Resource Center CEO Cece Cox and a team of six other LGBT community leaders attended a meeting with Dallas Police Chief David Brown this afternoon (Tuesday, May 31) in which the chief “acknowledged that standing up with [anti-LGBT First Baptist Church pastor Robert] Jeffress has harmed the LGBT community,” Cox said.
In mid-April, at a press conference attended by Brown and former Mayor Tom Leppert, Jeffress announced that his church was offering counseling services to Dallas police officers, as well as offering summer camp scholarships — presumably to the First Baptist Chuch camp — to the children of police officers and holding weekly Sunday School classes specifically for officers. The church also honored Brown at an April 17 morning service.
Jeffress is widely known for his anti-gay sermons and his condemnations of every religion other than his own. The same weekend that Resource Center opened it’s new building, Jeffress made statements declaring transgender-friendly businesses to be a bigger threat than ISIS.
Resource Center officials had asked for a meeting with Brown last week after issuing a statement condemning Jeffress’ anti-trans comments, according to the center’s communications and advocacy manager, Rafael McDonnell. McDonnell said they had received word Saturday that the chief wanted to meet with them, but did not know until about 10 a.m. today that Brown wanted to meet with them this afternoon.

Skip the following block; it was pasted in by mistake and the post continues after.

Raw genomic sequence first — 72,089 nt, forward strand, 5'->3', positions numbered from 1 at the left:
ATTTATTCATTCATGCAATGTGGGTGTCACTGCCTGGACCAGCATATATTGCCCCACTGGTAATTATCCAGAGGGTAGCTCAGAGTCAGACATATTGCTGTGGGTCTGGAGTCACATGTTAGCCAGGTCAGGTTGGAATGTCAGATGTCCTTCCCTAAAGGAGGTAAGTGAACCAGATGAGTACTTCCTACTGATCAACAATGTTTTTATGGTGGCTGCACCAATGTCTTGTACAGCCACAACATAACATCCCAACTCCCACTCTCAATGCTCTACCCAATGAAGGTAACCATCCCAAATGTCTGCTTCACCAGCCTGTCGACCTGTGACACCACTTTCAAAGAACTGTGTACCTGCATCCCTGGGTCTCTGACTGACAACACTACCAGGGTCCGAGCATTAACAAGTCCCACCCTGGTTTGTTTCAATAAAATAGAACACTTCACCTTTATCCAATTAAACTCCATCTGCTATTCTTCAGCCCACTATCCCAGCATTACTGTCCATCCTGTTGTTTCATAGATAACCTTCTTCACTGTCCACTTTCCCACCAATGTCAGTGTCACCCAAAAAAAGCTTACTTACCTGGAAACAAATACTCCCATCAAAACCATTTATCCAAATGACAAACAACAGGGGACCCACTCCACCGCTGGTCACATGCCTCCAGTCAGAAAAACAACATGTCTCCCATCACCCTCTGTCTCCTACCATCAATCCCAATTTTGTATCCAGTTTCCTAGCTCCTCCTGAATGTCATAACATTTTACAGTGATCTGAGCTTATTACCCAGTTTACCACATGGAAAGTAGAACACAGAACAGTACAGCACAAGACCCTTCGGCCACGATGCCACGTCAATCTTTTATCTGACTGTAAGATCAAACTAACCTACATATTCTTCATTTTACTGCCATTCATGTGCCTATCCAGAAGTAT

Others attending the meeting were McDonnell, North Texas GLBT Chamber of Commerce President and CEO Tony Vedda, Dallas Gay and Lesbian Association President Patti Fink, Stonewall Democrats President Jay Narey, and Stonewall Democrats board member — and Young Stonewall and Take Back Oak Lawn member — Cannon Brown. City Councilman Adam Medrano was also there.
Cox said about 14 members of Brown’s staff were also present.
Cox said that while “We don’t agree on every single thing that got said today,” she and the other community leaders “felt heard.”
Cox said that while Brown did not agree to “step away” from any association with Jeffress and First Baptist, he did agree to issue a statement acknowledging that he understands how that association could be harmful to the LGBT community.
Cox said Brown told the community leaders that he and the police department as a whole have a responsibility to the entire community, and that it is their job to “ensure everyone has free speech.” He also said that he doesn’t turn down invitations from any segment of the city’s population.
Cox said she and the other community leaders addressed the “18-plus unsolved attacks” that have happened in the Oak Lawn area since last September, and that the chief is committed to solving those crimes, as is the community. The chief and community leaders are also “all committed to continuing the dialog.”
“Oak Lawn has become dangerous in a way it has not been in decades,” Cox said, noting that many community members — for a variety of reasons — are reluctant to report crimes and if they report them, follow through by cooperating with police in the investigation. She said she believes Brown understands that and is committed to addressing those problems.
Cox said Brown acknowledged that the city’s crime rate has been rising, due largely to spikes in crime in Oak Lawn, in domestic violence and in drug-related incidents. He said the police force — which is shrinking in size and is one of the lowest-paid departments in the area — faces a number of barriers in addressing those increases.
“Dallas needs to get with the program and solve some big issues, micro and macro,” Cox said.
Cox said that she and other community leaders are working to find ways to offer resources other than those available through First Baptist, and that Tuesday’s meeting is just the beginning of what needs to be an ongoing dialog.